Title

Non-local muscle fatigue: effects and possible mechanisms

Document Type

Journal Article

Publisher

Springer Verlag

School

School of Exercise and Health Sciences

Comments

This article was originally published as: Halperin, I., Chapman, D.W., Behm, D.G. (2015). Non-local muscle fatigue: effects and possible mechanisms. In European Journal of Applied Physiology, 115(10), 2031-2048. Original article available here.

Abstract

Introduction: Non-local muscle fatigue (NLMF) is characterized by muscle performance impairments in a contralateral or remote non-exercised muscle(s) following a fatiguing protocol of a different muscle group(s). This topic is of interest as it affords insights into physiological determinants of muscle fatigue and may provide practical applications concerning the order of exercises in training and rehabilitation programs. Methods: A literature review was conducted using Web of Science, PubMed, and Google Scholar databases to evaluate the NLMF effects and possible underlying mechanisms. Overall, 35 studies with 58 outcome measures that met the inclusion criteria were identified. Results: The literature is conflicting with approximately half of the studies reporting NLMF effects (32 of 58 measurements). However, on closer examination 76 % of outcome measures of the lower limbs reported NLMF effects (23 of 30 measurements) compared to only 32 % in the upper body (9 of 28 measurements). Thus, it appears that NLMF effects may be muscle group dependent. Also, tests that involve prolonged or repetitive contractions provide clearer evidence of NLMF. Other variables potentially influencing the size of the NLMF effect include the fatigued muscle groups, the protocols used to elicit the fatigue, gender and training background of participants. Conclusion: While the NLMF literature is conflicting, certain variables appear to affect NLMF responses which can account for some of the discrepancies. Furthermore, the NLMF effects may be attributed to four different but interconnected pathways: neurological, biochemical, biomechanical and psychological.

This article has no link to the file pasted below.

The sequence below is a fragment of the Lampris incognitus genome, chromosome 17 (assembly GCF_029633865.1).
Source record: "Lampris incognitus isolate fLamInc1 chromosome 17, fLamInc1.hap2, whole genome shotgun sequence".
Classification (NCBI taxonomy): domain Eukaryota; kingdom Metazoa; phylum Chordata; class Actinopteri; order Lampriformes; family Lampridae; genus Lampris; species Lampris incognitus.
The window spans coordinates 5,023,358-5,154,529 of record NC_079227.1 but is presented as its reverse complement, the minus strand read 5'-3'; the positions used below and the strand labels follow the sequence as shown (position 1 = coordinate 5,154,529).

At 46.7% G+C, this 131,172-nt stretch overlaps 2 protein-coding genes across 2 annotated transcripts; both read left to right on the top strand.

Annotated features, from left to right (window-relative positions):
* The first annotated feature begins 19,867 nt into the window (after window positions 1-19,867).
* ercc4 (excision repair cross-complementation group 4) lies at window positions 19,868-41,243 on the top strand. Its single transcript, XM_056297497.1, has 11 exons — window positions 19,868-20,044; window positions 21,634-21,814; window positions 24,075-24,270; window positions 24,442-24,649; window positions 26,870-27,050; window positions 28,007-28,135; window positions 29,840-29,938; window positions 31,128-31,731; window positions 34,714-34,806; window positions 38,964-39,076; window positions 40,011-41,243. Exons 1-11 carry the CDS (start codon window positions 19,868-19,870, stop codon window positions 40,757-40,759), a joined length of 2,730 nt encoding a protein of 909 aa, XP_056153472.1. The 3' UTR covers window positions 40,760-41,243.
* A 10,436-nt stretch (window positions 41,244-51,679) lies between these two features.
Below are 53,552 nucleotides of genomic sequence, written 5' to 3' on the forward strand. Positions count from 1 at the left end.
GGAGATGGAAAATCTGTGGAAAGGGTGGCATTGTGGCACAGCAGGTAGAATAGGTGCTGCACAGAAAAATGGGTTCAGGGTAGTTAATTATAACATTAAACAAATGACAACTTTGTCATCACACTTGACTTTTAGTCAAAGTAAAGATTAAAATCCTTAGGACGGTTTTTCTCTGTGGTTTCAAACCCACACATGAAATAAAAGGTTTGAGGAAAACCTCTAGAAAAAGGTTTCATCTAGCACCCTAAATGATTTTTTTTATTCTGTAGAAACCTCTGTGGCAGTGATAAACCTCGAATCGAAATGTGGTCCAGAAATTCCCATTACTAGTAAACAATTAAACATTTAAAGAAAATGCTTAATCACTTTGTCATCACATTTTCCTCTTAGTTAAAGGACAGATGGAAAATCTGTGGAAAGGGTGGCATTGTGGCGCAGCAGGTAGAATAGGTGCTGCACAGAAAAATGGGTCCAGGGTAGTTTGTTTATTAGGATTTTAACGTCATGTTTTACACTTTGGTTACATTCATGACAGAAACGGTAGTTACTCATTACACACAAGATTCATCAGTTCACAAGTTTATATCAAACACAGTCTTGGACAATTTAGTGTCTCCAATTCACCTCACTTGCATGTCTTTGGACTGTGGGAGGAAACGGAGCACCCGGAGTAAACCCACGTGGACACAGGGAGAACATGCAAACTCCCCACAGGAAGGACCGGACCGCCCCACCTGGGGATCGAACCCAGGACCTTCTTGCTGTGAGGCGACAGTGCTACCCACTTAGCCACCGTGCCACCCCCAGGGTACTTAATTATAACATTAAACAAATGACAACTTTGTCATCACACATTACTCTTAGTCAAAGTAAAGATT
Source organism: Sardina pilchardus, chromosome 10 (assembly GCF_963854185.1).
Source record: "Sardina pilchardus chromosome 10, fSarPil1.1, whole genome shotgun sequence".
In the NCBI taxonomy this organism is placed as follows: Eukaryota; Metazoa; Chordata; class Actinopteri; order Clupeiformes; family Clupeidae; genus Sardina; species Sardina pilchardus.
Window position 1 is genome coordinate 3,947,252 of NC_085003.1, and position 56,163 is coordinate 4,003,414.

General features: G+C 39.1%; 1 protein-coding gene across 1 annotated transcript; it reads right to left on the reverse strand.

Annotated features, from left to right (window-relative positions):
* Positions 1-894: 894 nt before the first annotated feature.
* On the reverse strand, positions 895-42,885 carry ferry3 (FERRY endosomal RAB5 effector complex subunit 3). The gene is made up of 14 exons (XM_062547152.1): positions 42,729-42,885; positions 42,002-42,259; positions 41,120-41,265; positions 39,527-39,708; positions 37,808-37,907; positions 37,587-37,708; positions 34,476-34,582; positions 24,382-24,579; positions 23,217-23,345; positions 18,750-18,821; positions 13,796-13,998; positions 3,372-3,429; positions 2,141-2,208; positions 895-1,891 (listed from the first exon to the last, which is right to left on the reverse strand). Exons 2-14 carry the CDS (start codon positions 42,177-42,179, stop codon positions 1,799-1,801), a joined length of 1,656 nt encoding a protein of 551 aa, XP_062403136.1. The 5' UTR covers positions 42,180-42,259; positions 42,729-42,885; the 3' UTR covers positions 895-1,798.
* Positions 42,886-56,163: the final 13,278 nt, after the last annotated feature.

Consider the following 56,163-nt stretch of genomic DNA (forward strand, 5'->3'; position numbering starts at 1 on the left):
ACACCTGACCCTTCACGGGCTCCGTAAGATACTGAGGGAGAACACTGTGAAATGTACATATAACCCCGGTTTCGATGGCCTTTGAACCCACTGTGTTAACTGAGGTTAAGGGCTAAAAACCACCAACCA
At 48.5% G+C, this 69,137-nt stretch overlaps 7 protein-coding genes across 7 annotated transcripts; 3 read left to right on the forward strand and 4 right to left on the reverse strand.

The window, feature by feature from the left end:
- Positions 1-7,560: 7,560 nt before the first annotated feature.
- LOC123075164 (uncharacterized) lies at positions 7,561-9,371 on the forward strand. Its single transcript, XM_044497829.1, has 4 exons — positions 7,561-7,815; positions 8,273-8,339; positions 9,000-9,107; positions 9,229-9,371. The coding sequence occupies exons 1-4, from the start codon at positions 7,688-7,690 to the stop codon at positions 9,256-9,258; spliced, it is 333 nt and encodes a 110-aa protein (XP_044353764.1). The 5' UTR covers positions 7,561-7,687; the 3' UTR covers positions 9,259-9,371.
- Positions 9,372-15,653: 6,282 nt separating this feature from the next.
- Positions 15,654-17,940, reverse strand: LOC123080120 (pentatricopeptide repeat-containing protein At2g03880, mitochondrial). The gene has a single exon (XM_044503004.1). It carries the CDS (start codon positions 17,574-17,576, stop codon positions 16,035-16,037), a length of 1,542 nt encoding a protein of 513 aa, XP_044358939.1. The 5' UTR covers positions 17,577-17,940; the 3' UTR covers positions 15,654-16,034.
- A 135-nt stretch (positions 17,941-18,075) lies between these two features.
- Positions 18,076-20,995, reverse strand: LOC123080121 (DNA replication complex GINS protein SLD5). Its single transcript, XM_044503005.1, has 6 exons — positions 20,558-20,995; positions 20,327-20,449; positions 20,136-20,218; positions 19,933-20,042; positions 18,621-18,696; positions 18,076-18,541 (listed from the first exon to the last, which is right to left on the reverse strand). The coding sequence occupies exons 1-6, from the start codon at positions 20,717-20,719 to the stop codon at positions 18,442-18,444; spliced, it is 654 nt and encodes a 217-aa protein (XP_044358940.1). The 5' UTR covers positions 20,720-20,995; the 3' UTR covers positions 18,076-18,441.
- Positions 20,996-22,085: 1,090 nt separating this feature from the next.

DOI

10.1007/s00421-015-3249-y

Access Rights

Not open access